Great Outdoors Month celebrates the joys of spending time outside. Summer is the perfect time of year to get outside and enjoy recreational activities, such as fishing, biking and hiking.
Each year, more than 2 million people visit one of the most famous — and longest — hiking trails in America: the Appalachian National Scenic Trail. Often referred to simply as the “Appalachian Trail” or just the “AT,” the Appalachian Trail extends from Springer Mountain in Georgia to Mount Katahdin in Maine.
At approximately 2,181 miles long, the AT is the longest continuously marked footpath in the world. Hikers follow the AT by using maps and keeping an eye out for marks on trees called “paint blazes.”
As it follows the Appalachian mountain range, the trail passes through the states of Georgia, North Carolina, Tennessee, Virginia, West Virginia, Maryland, Pennsylvania, New Jersey, New York, Connecticut, Massachusetts, Vermont, New Hampshire and Maine. Virginia boasts the most miles of trail (about 550 miles), while West Virginia claims the least (only 4 miles).
Each year, about 2,000 people try to hike the entire length of the AT in a continuous journey. These people are called “thru-hikers,” and only about one out of every four successfully completes the challenge.
Most thru-hikers start in Georgia in the spring and finish in Maine in the fall, taking on average about six months to complete the journey. To help thru-hikers on their journey, the AT features more than 250 three-sided shelters, each usually spaced about a day’s hike away from the next.
Most shelters have special food hangers that hikers can use to hang their food bags out of the reach of rodents. Hikers call these contraptions “mouse trapezes.”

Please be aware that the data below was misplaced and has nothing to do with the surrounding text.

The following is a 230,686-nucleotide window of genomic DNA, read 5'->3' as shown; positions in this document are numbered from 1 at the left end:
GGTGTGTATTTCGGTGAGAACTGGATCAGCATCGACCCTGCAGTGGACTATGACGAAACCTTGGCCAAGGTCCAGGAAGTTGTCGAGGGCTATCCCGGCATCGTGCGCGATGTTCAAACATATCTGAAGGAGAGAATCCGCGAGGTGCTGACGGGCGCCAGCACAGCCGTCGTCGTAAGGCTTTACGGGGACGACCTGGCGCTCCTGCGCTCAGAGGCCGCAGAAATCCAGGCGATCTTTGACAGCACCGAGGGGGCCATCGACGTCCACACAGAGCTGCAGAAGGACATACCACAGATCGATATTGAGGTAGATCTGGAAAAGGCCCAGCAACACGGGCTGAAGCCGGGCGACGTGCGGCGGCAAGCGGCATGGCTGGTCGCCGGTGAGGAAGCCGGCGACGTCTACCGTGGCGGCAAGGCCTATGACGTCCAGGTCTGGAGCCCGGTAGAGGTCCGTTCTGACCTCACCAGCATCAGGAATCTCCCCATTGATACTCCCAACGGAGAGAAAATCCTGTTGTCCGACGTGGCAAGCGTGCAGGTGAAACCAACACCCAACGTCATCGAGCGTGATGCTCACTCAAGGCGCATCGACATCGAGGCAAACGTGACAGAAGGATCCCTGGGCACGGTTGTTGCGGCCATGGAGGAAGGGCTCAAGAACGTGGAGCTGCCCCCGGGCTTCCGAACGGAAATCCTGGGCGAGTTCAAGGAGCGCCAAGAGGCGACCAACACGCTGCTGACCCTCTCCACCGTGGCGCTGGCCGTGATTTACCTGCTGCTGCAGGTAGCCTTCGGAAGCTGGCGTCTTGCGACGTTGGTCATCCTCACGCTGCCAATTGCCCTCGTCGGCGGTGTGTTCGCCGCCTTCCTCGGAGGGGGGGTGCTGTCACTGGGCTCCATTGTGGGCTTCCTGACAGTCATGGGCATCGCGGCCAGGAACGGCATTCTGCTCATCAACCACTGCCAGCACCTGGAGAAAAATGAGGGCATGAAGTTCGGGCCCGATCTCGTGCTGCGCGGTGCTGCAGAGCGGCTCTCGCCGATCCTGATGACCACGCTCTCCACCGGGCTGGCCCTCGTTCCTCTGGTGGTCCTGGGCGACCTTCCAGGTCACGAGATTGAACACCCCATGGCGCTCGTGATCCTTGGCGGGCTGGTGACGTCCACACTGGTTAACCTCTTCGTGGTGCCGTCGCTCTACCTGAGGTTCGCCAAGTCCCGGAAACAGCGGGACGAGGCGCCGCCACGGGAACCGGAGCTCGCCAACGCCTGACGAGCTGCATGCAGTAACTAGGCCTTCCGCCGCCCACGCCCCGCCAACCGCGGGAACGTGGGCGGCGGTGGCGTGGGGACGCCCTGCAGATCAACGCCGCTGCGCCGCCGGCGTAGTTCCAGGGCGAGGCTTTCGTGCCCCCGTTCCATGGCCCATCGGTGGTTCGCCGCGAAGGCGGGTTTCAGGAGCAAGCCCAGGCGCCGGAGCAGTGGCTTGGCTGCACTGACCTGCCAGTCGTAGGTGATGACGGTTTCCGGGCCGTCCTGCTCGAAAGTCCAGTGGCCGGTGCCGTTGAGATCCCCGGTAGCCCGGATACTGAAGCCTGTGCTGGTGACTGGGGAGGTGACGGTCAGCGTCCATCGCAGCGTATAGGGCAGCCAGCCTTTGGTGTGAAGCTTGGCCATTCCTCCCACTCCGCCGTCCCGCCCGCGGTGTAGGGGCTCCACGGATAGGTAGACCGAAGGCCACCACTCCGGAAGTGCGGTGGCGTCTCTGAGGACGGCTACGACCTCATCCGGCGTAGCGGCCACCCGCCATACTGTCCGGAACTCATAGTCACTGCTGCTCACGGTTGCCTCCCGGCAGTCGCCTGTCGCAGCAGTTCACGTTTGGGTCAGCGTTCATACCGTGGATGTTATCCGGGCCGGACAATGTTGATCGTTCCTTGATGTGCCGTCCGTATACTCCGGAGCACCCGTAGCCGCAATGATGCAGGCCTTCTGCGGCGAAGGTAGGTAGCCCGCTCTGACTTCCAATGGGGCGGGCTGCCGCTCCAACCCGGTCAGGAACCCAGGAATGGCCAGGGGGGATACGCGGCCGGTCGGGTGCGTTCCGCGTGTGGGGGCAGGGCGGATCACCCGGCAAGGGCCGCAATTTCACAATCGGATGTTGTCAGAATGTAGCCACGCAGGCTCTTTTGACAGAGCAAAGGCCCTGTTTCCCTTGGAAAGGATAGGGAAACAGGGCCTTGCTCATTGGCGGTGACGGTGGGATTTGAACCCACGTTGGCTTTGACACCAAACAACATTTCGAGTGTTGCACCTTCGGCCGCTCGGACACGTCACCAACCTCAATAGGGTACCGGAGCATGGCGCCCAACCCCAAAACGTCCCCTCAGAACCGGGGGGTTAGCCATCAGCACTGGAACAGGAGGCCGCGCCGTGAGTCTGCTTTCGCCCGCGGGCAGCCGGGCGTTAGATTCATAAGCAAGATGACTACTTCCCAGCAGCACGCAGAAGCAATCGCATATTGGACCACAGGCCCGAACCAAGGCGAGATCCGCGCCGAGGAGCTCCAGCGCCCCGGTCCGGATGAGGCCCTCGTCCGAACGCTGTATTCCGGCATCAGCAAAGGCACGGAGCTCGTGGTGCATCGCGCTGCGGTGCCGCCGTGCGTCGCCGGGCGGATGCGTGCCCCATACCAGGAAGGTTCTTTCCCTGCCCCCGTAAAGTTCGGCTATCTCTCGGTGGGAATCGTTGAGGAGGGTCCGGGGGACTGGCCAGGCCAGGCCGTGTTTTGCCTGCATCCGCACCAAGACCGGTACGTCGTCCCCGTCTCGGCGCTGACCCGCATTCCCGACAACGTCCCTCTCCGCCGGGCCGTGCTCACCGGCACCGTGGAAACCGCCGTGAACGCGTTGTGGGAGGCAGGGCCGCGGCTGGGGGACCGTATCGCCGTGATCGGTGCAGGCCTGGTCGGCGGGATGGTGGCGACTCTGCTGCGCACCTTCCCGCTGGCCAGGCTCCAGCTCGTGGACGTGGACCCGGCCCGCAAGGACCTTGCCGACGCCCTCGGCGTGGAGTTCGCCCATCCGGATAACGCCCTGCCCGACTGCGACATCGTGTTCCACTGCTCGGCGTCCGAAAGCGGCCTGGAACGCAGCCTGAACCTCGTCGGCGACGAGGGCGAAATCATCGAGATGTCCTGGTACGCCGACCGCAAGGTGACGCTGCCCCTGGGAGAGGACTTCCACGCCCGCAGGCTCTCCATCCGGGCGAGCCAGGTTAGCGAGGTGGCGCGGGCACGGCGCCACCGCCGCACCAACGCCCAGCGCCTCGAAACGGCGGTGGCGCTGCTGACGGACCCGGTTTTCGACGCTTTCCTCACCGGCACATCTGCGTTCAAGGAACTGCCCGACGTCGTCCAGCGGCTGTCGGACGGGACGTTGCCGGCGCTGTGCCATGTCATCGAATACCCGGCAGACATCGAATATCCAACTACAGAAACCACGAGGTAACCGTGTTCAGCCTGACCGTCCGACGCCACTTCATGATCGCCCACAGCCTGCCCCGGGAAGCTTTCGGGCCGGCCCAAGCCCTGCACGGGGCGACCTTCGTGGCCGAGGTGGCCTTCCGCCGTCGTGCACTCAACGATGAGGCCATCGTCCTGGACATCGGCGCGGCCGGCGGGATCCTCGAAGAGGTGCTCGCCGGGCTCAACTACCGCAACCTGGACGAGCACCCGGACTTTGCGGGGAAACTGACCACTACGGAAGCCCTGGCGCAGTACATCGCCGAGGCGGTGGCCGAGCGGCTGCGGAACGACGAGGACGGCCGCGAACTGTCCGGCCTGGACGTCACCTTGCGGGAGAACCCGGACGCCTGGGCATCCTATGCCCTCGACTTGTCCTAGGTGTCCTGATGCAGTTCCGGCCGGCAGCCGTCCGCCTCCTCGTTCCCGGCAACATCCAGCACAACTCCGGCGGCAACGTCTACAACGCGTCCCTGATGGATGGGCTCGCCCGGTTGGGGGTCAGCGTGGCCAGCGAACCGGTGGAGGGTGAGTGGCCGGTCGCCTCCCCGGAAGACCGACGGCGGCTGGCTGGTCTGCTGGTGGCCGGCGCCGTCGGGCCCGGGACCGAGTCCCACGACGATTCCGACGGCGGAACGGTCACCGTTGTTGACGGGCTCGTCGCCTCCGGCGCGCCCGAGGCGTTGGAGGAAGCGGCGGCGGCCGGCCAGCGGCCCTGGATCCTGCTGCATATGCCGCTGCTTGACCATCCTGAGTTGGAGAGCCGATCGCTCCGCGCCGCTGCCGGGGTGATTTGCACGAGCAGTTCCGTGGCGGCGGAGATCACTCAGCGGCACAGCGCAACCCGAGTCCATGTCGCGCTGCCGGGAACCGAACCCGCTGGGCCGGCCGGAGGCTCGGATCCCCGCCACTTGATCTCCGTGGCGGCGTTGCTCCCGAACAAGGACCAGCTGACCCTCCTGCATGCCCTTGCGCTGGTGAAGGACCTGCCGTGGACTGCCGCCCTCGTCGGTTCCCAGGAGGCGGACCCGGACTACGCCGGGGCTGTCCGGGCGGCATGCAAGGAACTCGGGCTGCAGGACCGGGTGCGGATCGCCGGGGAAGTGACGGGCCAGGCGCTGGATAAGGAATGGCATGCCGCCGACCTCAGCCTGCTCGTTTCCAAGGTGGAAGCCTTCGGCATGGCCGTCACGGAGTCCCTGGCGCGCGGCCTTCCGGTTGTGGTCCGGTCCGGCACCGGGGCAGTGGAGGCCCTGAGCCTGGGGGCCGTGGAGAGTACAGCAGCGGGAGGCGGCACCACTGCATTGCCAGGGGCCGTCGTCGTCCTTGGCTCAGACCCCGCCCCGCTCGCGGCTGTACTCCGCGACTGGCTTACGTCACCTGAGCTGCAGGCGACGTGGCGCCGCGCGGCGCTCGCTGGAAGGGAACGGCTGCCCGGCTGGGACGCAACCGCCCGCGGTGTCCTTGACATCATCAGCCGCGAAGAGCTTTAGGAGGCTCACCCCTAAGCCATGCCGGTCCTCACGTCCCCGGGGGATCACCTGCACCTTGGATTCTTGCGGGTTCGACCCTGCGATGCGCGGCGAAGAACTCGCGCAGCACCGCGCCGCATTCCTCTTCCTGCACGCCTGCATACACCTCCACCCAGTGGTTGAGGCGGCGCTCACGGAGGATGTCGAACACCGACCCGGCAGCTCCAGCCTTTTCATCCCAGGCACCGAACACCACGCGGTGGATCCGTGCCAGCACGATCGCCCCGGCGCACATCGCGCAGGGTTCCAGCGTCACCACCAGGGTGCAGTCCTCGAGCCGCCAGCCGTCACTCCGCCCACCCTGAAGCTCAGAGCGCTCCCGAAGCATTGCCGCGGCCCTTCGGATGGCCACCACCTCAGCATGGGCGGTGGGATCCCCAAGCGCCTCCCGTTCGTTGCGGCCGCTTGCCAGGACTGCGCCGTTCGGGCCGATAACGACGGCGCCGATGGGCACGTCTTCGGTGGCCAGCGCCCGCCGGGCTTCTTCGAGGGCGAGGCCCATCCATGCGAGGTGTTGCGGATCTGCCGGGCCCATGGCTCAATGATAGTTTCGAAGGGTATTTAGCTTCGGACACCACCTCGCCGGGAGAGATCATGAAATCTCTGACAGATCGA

Completing a thru-hike is quite an accomplishment. The total elevation gain of hiking the entire length of the AT is about the same as climbing Mt. Everest (29,028 feet tall) 16 times!
The sheer length of the trail isn’t the only challenge, though. Hikers face rough terrain nearly the entire length of the trail, including steep climbs, rocky gorges and stream crossings. As it follows the ridgeline of the Appalachian Mountains, the AT runs mostly through wilderness.
Other dangers include unpredictable weather and wild animals. Although it’s possible to see black bears, poisonous snakes, elk and moose along the trail, the most common pests are mice and bugs, such as ticks, mosquitoes and black flies.
Much more common than thru-hikers, “section hikers” tackle the AT one section of trail at a time. Since the trail has hundreds of different access points and parts of the trail are within a few hours’ drive of millions of Americans, the AT is also a popular destination for day hikers.
The AT is maintained by a combination of federal, state and local organizations. Each year, thousands of volunteers spend up to 200,000 hours maintaining the trails and the shelters.